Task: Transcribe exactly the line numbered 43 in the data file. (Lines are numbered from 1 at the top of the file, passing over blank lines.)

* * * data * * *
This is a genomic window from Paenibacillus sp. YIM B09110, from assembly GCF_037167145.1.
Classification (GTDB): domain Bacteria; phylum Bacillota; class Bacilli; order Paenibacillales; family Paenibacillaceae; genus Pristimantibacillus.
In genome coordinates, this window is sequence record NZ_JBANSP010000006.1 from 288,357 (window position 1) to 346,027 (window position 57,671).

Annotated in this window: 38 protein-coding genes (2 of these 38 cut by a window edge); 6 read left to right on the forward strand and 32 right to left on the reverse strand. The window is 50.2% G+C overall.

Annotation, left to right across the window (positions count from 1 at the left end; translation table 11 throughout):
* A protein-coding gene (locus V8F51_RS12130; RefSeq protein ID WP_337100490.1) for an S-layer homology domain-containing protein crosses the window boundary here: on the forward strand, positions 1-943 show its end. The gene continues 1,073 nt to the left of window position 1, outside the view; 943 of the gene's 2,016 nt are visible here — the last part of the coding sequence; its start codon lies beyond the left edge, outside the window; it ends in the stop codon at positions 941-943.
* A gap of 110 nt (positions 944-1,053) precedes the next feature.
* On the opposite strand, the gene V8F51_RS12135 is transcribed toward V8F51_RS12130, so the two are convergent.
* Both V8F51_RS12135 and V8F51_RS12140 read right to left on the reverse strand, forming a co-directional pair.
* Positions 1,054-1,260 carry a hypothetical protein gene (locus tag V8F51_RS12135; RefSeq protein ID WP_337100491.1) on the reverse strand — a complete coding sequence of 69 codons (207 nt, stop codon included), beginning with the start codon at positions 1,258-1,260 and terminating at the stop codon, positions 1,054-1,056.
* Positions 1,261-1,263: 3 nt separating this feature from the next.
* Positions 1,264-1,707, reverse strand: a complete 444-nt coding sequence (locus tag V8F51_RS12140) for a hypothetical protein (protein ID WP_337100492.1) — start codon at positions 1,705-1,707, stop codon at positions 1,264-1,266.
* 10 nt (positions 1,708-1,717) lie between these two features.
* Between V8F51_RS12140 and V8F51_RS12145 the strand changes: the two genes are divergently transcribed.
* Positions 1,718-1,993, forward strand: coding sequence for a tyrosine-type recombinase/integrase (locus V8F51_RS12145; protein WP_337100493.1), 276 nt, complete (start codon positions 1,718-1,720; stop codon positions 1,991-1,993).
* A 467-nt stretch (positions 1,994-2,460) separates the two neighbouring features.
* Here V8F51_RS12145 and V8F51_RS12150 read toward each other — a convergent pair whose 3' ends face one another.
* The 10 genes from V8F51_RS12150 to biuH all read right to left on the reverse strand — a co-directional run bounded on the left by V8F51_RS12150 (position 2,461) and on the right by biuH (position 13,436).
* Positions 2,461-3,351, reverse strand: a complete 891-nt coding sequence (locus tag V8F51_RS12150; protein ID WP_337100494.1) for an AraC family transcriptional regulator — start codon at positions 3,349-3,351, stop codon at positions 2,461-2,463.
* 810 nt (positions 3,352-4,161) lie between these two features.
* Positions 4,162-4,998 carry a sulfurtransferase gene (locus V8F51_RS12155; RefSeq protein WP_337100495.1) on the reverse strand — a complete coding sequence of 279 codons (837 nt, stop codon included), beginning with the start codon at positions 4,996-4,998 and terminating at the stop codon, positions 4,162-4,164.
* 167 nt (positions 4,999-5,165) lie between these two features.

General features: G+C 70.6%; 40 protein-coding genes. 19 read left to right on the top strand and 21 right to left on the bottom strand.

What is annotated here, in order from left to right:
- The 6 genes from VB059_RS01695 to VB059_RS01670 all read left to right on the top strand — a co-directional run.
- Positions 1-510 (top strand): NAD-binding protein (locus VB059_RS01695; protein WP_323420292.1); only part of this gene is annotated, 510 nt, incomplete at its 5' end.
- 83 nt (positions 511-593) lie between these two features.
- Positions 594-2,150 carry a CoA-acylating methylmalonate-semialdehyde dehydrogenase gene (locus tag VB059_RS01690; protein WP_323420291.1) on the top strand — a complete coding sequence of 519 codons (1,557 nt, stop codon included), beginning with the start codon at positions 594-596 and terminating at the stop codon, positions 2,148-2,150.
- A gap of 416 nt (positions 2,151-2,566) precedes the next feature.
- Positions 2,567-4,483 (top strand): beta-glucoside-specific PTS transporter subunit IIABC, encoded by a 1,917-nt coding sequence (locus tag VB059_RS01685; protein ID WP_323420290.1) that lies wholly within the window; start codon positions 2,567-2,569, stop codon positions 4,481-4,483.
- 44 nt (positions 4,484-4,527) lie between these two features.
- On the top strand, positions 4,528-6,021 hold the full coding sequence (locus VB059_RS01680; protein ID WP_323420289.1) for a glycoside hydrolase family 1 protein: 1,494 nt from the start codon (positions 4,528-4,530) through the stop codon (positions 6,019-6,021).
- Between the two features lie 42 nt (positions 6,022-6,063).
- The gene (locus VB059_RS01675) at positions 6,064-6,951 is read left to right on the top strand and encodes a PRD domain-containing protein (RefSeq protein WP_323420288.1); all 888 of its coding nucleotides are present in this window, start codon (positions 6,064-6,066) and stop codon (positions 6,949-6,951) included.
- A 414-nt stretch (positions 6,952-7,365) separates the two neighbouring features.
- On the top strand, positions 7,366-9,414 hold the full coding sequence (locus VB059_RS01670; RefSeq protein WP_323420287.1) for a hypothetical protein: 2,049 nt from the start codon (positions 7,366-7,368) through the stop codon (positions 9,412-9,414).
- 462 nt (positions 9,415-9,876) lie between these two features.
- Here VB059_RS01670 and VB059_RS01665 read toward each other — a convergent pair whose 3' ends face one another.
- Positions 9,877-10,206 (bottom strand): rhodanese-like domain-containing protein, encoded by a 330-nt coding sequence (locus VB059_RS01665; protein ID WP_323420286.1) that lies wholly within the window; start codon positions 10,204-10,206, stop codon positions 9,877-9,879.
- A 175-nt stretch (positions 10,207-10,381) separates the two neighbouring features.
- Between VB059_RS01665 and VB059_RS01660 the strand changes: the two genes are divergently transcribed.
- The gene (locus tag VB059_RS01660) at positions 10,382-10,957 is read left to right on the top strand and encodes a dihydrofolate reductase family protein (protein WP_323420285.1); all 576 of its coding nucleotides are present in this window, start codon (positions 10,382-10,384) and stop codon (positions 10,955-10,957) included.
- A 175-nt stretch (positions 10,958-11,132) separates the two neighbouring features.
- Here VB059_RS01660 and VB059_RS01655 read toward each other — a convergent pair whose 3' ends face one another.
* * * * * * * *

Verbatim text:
- A 175-nt stretch (positions 10,958-11,132) separates the two neighbouring features.